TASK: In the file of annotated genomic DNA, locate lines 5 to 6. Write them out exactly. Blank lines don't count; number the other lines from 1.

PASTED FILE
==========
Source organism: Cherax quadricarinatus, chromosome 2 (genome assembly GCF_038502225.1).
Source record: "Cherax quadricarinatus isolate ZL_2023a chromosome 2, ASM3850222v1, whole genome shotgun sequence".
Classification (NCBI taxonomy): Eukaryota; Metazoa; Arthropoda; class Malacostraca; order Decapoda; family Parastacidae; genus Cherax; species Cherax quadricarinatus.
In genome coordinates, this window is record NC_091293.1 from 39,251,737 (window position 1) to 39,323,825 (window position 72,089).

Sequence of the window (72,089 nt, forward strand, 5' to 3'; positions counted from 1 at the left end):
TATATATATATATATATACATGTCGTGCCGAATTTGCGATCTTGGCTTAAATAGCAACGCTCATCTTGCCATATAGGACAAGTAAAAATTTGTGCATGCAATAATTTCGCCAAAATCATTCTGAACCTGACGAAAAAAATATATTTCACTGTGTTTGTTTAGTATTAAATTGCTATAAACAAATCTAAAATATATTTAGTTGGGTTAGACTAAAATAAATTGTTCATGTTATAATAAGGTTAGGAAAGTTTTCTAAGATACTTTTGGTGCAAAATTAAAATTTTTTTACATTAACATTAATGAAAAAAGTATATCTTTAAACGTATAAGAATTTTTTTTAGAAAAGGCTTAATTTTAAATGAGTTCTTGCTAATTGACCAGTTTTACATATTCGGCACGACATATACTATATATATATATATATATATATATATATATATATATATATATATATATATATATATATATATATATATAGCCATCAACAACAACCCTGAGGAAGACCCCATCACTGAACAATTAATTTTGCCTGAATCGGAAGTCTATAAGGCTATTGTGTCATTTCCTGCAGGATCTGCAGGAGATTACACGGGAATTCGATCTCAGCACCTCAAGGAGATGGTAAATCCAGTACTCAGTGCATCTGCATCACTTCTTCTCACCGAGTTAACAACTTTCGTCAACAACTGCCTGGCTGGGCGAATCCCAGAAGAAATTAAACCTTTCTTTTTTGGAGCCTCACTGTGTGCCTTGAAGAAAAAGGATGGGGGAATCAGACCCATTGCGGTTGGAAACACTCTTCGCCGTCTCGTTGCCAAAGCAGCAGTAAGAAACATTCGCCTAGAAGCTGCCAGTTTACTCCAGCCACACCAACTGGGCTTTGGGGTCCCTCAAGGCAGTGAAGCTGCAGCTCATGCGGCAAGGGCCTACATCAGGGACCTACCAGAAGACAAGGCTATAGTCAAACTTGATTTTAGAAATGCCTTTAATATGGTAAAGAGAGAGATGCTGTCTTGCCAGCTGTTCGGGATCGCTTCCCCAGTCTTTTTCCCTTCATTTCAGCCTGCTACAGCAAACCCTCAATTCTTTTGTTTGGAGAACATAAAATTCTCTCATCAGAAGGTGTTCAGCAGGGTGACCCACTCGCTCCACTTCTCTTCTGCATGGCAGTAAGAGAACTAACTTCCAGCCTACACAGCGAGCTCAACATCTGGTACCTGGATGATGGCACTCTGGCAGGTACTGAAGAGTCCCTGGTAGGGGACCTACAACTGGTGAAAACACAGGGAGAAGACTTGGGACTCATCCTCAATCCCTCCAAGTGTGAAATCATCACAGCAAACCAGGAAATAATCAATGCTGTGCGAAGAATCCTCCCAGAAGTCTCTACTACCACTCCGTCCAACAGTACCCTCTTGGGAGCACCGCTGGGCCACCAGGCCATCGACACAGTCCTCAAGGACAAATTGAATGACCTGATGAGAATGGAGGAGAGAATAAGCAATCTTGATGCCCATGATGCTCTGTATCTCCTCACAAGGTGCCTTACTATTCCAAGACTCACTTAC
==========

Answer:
Sequence of the window (72,089 nt, forward strand, 5' to 3'; positions counted from 1 at the left end):
TATATATATATATATATACATGTCGTGCCGAATTTGCGATCTTGGCTTAAATAGCAACGCTCATCTTGCCATATAGGACAAGTAAAAATTTGTGCATGCAATAATTTCGCCAAAATCATTCTGAACCTGACGAAAAAAATATATTTCACTGTGTTTGTTTAGTATTAAATTGCTATAAACAAATCTAAAATATATTTAGTTGGGTTAGACTAAAATAAATTGTTCATGTTATAATAAGGTTAGGAAAGTTTTCTAAGATACTTTTGGTGCAAAATTAAAATTTTTTTACATTAACATTAATGAAAAAAGTATATCTTTAAACGTATAAGAATTTTTTTTAGAAAAGGCTTAATTTTAAATGAGTTCTTGCTAATTGACCAGTTTTACATATTCGGCACGACATATACTATATATATATATATATATATATATATATATATATATATATATATATATATATATATATATATATATATAGCCATCAACAACAACCCTGAGGAAGACCCCATCACTGAACAATTAATTTTGCCTGAATCGGAAGTCTATAAGGCTATTGTGTCATTTCCTGCAGGATCTGCAGGAGATTACACGGGAATTCGATCTCAGCACCTCAAGGAGATGGTAAATCCAGTACTCAGTGCATCTGCATCACTTCTTCTCACCGAGTTAACAACTTTCGTCAACAACTGCCTGGCTGGGCGAATCCCAGAAGAAATTAAACCTTTCTTTTTTGGAGCCTCACTGTGTGCCTTGAAGAAAAAGGATGGGGGAATCAGACCCATTGCGGTTGGAAACACTCTTCGCCGTCTCGTTGCCAAAGCAGCAGTAAGAAACATTCGCCTAGAAGCTGCCAGTTTACTCCAGCCACACCAACTGGGCTTTGGGGTCCCTCAAGGCAGTGAAGCTGCAGCTCATGCGGCAAGGGCCTACATCAGGGACCTACCAGAAGACAAGGCTATAGTCAAACTTGATTTTAGAAATGCCTTTAATATGGTAAAGAGAGAGATGCTGTCTTGCCAGCTGTTCGGGATCGCTTCCCCAGTCTTTTTCCCTTCATTTCAGCCTGCTACAGCAAACCCTCAATTCTTTTGTTTGGAGAACATAAAATTCTCTCATCAGAAGGTGTTCAGCAGGGTGACCCACTCGCTCCACTTCTCTTCTGCATGGCAGTAAGAGAACTAACTTCCAGCCTACACAGCGAGCTCAACATCTGGTACCTGGATGATGGCACTCTGGCAGGTACTGAAGAGTCCCTGGTAGGGGACCTACAACTGGTGAAAACACAGGGAGAAGACTTGGGACTCATCCTCAATCCCTCCAAGTGTGAAATCATCACAGCAAACCAGGAAATAATCAATGCTGTGCGAAGAATCCTCCCAGAAGTCTCTACTACCACTCCGTCCAACAGTACCCTCTTGGGAGCACCGCTGGGCCACCAGGCCATCGACACAGTCCTCAAGGACAAATTGAATGACCTGATGAGAATGGAGGAGAGAATAAGCAATCTTGATGCCCATGATGCTCTGTATCTCCTCACAAGGTGCCTTACTATTCCAAGACTCACTTAC